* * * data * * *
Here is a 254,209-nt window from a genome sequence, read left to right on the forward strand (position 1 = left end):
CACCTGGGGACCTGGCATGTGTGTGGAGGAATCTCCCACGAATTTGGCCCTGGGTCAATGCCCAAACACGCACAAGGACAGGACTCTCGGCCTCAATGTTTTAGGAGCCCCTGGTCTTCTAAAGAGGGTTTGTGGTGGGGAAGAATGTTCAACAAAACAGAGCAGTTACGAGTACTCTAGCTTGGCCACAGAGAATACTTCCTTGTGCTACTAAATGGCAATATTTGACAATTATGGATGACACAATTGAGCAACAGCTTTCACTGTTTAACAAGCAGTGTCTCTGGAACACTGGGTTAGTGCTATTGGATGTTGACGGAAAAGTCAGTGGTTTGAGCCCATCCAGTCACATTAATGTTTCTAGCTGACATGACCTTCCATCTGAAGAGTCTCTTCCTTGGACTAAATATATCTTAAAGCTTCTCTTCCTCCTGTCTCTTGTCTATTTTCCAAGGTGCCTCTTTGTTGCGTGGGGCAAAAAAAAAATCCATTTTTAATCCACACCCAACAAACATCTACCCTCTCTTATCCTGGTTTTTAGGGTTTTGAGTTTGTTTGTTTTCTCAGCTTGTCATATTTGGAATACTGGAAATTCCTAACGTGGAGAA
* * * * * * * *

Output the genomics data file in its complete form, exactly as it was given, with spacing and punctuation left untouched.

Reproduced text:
Here is a 254,209-nt window from a genome sequence, read left to right on the forward strand (position 1 = left end):
CACCTGGGGACCTGGCATGTGTGTGGAGGAATCTCCCACGAATTTGGCCCTGGGTCAATGCCCAAACACGCACAAGGACAGGACTCTCGGCCTCAATGTTTTAGGAGCCCCTGGTCTTCTAAAGAGGGTTTGTGGTGGGGAAGAATGTTCAACAAAACAGAGCAGTTACGAGTACTCTAGCTTGGCCACAGAGAATACTTCCTTGTGCTACTAAATGGCAATATTTGACAATTATGGATGACACAATTGAGCAACAGCTTTCACTGTTTAACAAGCAGTGTCTCTGGAACACTGGGTTAGTGCTATTGGATGTTGACGGAAAAGTCAGTGGTTTGAGCCCATCCAGTCACATTAATGTTTCTAGCTGACATGACCTTCCATCTGAAGAGTCTCTTCCTTGGACTAAATATATCTTAAAGCTTCTCTTCCTCCTGTCTCTTGTCTATTTTCCAAGGTGCCTCTTTGTTGCGTGGGGCAAAAAAAAAATCCATTTTTAATCCACACCCAACAAACATCTACCCTCTCTTATCCTGGTTTTTAGGGTTTTGAGTTTGTTTGTTTTCTCAGCTTGTCATATTTGGAATACTGGAAATTCCTAACGTGGAGAA